Not stressing the cell over its full range, especially not fully charging the cell (100 percent SOC, where cell degradation is accelerated), will generate misleading cycle life figures. For instance, a DOD of five percent or less is how low earth orbit satellites achieve the necessary hundreds of thousands of cycles.
In a mobile consumer device, reducing DOD or maximum charge means either a shorter run time, or more cells and a bulkier device (less volumetric efficiency). Designers should ask the battery supplier what the cycle life specification looks like at 100 percent DOD at 40°C or even 60°C .
Calendar life measures how well the battery maintains device runtime over the life of the battery regardless of the number of charge/discharge cycles. The interplay between state of charge and temperature has a major effect on calendar life.
Consumers often plug an almost fully-charged device into the power outlet and leave it connected all day long: a worst case scenario of high temperature with 100 percent SOC. In addition, although batteries are shipped from the factory at about 50 percent charge both to maximize battery life and to comply with transportation safety regulations, uncontrolled temperatures in shipment and distribution can significantly shorten battery life.
Any cell may experience slight expansion during usage; in fact, very slight swelling is part of normal operation, and is taken into account in the total cell thickness provided in data sheets. But HF generation in a Li-ion cell can sometimes trigger a runaway state in which gas generation grossly deforms or even bursts the battery. This is one of the leading causes of battery recalls in consumer electronics with embedded batteries.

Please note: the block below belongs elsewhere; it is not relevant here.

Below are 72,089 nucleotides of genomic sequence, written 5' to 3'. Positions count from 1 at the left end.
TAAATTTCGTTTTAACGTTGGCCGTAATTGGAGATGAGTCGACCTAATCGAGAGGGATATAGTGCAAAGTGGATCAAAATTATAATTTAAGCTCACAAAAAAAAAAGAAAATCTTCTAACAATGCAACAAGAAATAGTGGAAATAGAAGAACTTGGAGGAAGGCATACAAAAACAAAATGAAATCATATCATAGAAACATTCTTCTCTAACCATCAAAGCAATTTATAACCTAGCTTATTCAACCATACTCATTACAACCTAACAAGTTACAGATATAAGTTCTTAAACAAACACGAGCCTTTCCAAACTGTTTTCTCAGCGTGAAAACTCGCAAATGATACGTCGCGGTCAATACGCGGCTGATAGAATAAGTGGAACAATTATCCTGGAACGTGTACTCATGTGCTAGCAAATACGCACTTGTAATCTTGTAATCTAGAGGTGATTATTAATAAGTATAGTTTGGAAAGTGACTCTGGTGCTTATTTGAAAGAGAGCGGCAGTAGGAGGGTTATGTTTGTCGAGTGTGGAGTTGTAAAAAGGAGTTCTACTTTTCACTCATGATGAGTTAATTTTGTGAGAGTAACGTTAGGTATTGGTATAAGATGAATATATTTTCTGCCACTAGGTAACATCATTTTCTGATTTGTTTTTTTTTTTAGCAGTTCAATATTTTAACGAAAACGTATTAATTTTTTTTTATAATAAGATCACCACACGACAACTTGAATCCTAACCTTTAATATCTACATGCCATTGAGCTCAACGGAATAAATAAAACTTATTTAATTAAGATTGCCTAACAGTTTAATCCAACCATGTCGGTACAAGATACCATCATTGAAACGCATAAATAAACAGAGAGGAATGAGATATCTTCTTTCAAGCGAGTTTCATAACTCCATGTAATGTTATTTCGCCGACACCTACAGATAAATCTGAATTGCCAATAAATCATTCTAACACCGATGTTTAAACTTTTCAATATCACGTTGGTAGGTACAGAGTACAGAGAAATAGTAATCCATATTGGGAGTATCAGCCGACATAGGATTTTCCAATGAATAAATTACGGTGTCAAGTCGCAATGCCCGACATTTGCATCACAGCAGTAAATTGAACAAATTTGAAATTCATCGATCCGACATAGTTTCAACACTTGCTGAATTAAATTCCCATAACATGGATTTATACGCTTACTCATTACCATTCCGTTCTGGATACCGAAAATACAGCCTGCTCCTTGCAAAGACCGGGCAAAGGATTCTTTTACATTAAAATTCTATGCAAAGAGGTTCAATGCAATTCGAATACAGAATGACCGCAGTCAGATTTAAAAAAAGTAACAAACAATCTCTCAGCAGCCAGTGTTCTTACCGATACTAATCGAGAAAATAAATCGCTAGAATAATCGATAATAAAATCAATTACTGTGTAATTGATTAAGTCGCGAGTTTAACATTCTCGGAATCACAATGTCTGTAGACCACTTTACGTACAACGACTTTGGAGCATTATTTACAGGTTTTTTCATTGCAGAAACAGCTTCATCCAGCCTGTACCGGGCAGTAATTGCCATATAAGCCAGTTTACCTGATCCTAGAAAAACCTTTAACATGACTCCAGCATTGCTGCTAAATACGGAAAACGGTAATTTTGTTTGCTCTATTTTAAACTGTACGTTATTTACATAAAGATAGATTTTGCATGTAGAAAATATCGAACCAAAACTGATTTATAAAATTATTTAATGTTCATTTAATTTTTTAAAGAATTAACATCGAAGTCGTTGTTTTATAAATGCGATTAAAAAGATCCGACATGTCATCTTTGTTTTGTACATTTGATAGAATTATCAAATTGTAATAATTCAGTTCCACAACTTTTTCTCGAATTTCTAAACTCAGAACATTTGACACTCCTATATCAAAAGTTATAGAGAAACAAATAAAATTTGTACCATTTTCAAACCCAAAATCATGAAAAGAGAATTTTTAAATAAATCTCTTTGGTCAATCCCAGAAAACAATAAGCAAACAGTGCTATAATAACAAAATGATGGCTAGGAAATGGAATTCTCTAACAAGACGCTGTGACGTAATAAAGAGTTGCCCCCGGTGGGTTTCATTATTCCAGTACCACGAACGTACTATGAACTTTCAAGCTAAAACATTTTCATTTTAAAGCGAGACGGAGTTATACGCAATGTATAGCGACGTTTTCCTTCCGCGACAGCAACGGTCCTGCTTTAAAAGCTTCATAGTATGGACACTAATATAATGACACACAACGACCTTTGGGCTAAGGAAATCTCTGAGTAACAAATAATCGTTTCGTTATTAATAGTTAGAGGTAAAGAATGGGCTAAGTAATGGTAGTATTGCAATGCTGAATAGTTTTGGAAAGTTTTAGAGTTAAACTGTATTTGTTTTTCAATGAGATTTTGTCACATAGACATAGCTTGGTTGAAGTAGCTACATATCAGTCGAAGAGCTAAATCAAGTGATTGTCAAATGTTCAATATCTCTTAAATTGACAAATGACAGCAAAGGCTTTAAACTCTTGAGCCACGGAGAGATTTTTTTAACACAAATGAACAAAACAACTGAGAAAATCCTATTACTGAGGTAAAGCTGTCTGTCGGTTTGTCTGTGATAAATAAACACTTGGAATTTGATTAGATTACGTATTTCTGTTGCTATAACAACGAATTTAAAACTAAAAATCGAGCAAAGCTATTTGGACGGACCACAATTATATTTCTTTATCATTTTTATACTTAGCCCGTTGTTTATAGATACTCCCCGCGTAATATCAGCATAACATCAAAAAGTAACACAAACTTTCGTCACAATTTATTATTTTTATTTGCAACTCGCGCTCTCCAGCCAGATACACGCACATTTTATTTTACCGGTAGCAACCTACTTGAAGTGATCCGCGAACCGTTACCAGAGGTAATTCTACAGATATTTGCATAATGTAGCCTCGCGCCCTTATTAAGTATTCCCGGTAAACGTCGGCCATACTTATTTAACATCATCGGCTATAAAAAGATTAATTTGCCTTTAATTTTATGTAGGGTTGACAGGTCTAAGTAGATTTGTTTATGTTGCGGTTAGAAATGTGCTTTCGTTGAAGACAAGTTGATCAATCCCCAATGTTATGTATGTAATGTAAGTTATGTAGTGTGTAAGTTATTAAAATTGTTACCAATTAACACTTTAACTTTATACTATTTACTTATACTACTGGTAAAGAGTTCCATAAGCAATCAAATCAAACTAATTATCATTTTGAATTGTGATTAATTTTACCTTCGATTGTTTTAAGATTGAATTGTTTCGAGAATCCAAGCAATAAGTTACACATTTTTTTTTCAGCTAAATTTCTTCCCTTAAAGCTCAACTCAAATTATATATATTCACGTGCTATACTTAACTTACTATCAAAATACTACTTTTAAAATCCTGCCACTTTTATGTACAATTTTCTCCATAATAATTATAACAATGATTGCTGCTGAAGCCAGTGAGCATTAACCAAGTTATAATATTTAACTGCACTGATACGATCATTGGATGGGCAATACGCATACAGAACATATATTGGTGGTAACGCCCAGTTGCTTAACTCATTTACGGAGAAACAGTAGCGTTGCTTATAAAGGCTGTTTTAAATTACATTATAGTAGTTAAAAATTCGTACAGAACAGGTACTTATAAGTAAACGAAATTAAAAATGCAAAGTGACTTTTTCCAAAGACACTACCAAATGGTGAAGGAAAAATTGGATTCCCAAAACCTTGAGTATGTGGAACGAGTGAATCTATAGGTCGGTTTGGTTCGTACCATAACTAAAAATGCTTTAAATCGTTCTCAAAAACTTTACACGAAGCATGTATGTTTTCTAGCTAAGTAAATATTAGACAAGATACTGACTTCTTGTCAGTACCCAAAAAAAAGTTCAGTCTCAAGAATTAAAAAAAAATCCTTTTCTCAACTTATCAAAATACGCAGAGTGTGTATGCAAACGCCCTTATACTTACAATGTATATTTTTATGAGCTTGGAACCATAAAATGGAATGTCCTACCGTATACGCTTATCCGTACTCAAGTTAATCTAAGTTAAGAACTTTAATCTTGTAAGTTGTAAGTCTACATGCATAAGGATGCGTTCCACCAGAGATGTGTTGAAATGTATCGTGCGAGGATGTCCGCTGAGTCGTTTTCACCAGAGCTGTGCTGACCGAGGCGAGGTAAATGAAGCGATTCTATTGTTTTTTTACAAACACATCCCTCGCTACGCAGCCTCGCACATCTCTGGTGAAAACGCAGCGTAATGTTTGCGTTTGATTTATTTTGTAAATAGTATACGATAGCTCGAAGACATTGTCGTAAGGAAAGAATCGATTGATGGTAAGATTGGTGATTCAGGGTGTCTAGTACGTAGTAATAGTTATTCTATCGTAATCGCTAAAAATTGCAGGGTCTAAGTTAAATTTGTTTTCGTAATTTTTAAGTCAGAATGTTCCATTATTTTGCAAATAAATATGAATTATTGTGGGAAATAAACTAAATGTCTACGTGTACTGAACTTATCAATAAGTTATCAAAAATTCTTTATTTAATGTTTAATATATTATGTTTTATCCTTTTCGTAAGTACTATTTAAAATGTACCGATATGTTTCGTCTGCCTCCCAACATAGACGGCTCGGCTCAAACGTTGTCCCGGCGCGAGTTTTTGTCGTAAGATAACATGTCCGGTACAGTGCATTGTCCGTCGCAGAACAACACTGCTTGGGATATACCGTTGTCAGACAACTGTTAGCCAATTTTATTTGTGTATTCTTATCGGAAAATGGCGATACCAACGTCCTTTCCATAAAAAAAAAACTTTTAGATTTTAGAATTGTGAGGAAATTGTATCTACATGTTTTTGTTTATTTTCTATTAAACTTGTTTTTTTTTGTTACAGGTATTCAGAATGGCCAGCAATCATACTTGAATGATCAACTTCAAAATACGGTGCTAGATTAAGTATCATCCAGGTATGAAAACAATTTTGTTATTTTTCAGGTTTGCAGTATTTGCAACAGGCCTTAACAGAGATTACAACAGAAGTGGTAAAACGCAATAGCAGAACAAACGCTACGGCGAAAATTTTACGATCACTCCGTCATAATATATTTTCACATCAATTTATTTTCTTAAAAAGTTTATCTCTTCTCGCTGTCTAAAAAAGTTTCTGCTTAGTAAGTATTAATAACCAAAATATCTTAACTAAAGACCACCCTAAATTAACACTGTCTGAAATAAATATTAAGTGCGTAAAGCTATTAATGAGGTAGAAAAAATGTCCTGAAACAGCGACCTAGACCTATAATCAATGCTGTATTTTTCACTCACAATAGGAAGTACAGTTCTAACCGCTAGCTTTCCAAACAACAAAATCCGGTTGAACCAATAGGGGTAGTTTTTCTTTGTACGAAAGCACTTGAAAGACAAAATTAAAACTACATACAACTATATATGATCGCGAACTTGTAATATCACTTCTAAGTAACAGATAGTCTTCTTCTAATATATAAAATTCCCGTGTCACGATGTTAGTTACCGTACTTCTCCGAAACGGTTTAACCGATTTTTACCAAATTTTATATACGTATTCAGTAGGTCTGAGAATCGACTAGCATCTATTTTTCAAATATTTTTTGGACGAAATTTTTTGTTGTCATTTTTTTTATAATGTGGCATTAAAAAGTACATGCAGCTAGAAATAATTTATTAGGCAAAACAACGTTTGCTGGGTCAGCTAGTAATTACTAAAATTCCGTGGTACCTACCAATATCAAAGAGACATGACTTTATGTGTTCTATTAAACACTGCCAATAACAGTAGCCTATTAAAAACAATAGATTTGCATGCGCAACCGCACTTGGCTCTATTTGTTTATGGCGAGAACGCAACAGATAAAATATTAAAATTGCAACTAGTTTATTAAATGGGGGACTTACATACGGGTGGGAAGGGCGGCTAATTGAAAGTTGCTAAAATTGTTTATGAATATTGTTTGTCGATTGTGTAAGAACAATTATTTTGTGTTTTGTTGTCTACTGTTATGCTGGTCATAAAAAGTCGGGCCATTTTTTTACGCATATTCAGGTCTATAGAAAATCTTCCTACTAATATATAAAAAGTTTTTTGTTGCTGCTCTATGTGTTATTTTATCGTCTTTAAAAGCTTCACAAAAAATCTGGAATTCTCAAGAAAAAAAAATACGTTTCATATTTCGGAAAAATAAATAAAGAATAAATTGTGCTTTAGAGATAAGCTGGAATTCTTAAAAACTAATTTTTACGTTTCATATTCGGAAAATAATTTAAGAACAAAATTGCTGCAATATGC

What Can Be Done About Thermal Instability?
Mobile device manufacturers are trying to educate consumers about how to care for their mobile devices. Apple has done an especially good job here.1 But education is not enough when the underlying battery chemistry is flawed. Mobile device designers should carefully consider alternative lithium electrolyte chemistries such as the one patented by Leyden Energy (www.leydenenergy.com). Leyden Energy’s lithium-imide (Li-imide) electrolyte chemistry provides superior thermal stability because it is not sensitive tothe humidity present inside the cell.
As the chart below demonstrates, the greater thermal stability of Leyden Energy batteries delivers more than 750 cycles before its capacity drops below the 80 percent runtime at which consumers become discontented. That represents a consumer fully discharging and recharging their device every day for over 2.5 years, even at temperatures of 40°C.Battery placement in device design becomes much easier, at a cost on par with that of traditional Li-ion technology and which can be available from multiple manufacturing sources.
About the Author
Marc Juskow is an industry leader with a unique skill set from lithium ion battery, ultracapacitor research and development, application engineering, sales, marketing and executive management. Marc has designed and built a variety of world class products. In the field of lithium batteries and ultracapacitors, Marc has worked for EaglePicher, PolyStor, Cooper Bussmann (PowerStor), Qynergy and OMG (cobalt supplier), and founded three companies: Volt Source (consulting), UNCAP (ultra-capacitors) and Mobile Power Solutions (independent battery testing). Marc began his battery career at Moli Energy in Vancouver, Canada in rechargeable lithium battery research. In the early 1990's, he managed the Product Development and Evaluation teams during the development of the first lithium-ion cell in North America and later assembled their Sales and Marketing Group to commercialize Moli's lithium-ion technology. Marc has over 35 publications and formal presentations, including keynote, plenary and many invited presentations internationally. He holds an Executive MBA and an MS in Chemistry from Simon Fraser University in Vancouver, BC.